In terms of our live classes, as we reopen, we’ll be looking to introduce a bit more conformity in the classes we offer, as well as how we train our PTs and Fitness Trainers to deliver them. We’re aiming to have a core set of classes, plus some specialist classes in the clubs where that’s feasible: the 30 clubs with a separate studio, for example.

Are you expecting any long-term changes as a direct result of COVID?
I don’t think we’re ever going back to a world where we take out the blue paper towels, the sanitisers, the ability to wipe down machines. There’s been good member acceptance and take-up of that. 

Equally, the busyness of gyms has become a focus thanks to government restrictions on the number of people allowed in at any one time. We’ve put more information into our members’ hands in this respect: you can see how busy your chosen gym is right now, just by logging on to the app. At the moment, this is vital information because we have capacity constraints. However, I think it’s something we’ll always provide now: it’s just good information that helps members plan when to work out.

Tell us more about your tiered membership structure
We pride ourselves on offering a really competitive price point, even compared to other low-cost brands. Our base membership, Do It, averages about £18.50 across the country, with the maximum being £34.99 in places like Oxford Street and Monument. That gives you 24/7 access to your chosen gym – at least, it will once COVID restrictions are lifted – as well as access to our group classes, and I believe it represents excellent value.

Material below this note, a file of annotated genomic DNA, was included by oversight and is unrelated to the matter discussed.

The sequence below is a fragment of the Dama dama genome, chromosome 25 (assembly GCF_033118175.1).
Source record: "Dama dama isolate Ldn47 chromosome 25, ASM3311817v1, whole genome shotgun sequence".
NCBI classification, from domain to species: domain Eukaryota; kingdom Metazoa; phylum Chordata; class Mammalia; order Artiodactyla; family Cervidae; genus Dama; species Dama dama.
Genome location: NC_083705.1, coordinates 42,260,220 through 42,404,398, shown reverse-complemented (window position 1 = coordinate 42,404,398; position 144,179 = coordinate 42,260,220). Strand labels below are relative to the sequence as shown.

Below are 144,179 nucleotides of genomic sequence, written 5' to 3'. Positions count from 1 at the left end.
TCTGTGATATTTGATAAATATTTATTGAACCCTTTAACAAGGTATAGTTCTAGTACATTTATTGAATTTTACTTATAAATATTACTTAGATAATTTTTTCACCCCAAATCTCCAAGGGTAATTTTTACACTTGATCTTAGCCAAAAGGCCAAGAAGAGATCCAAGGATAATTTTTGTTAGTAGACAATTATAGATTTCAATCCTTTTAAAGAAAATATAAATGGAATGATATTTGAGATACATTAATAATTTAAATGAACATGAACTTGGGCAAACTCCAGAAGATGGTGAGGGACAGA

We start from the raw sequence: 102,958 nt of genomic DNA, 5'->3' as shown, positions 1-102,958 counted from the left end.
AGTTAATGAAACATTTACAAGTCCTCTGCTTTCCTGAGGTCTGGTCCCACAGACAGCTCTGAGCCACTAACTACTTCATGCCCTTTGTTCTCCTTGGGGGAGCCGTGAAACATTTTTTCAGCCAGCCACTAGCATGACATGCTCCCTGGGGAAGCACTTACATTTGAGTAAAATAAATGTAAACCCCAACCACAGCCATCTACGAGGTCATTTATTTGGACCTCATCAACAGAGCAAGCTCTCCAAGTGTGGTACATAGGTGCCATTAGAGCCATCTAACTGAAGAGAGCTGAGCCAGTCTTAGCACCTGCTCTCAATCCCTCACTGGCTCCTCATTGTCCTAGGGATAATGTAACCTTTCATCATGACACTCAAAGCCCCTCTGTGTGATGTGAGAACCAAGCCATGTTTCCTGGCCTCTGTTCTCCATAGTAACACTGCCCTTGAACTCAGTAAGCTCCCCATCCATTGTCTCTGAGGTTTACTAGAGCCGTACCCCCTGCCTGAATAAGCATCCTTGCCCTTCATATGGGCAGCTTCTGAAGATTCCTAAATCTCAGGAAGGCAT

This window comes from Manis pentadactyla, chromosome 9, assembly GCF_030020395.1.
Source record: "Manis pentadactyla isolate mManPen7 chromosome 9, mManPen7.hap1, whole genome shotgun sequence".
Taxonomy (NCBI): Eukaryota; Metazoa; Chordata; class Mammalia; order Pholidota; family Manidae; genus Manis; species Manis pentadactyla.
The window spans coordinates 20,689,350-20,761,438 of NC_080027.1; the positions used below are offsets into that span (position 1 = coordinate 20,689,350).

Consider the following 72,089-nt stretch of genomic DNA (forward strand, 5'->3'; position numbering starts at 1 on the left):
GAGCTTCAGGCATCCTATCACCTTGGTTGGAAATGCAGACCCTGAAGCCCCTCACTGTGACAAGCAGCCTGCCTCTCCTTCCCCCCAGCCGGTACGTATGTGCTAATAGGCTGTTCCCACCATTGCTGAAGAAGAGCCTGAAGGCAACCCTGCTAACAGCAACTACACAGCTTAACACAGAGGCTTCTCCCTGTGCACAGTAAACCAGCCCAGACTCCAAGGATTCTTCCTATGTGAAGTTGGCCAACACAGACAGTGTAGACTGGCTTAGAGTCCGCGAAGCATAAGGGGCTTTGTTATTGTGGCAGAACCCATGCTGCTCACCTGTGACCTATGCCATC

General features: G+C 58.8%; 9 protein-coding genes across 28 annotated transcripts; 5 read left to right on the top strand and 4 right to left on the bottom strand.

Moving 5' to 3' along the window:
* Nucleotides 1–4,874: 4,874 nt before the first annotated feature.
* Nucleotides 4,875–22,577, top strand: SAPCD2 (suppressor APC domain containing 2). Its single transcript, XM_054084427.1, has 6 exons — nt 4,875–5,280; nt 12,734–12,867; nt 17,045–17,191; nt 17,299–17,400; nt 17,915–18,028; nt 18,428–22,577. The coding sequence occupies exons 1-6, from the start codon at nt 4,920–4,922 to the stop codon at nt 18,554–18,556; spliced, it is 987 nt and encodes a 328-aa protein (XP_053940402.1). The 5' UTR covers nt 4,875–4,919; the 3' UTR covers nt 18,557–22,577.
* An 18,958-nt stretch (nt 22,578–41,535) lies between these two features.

Then there are optional add-ons, so members can build the exact product they want. For an additional £4.99, you get our Live It membership: multi-site access to the whole estate, the option to bring a friend up to four times a month, and access to FitQuest body composition and fitness testing. 

Live It was launched around three years ago and has been very successful for us.

Then there’s Fiit access, which you can add for £7.99 a month, and YANGA sports water, which costs an extra £3.99 a month. At some point in the future, as we develop our group exercise offering, we may also offer an upgrade for some specialist classes.

What’s your development pipeline?
We launched 20 clubs in 2019, including two small box sites, but obviously paused our roll-out when the pandemic hit: we opened eight sites in 2020, but that’s nowhere near the 20–25 we had planned.

Moving forward, though, I’m bullish about the growth prospects in the low-cost sector, and our own growth and positioning within that.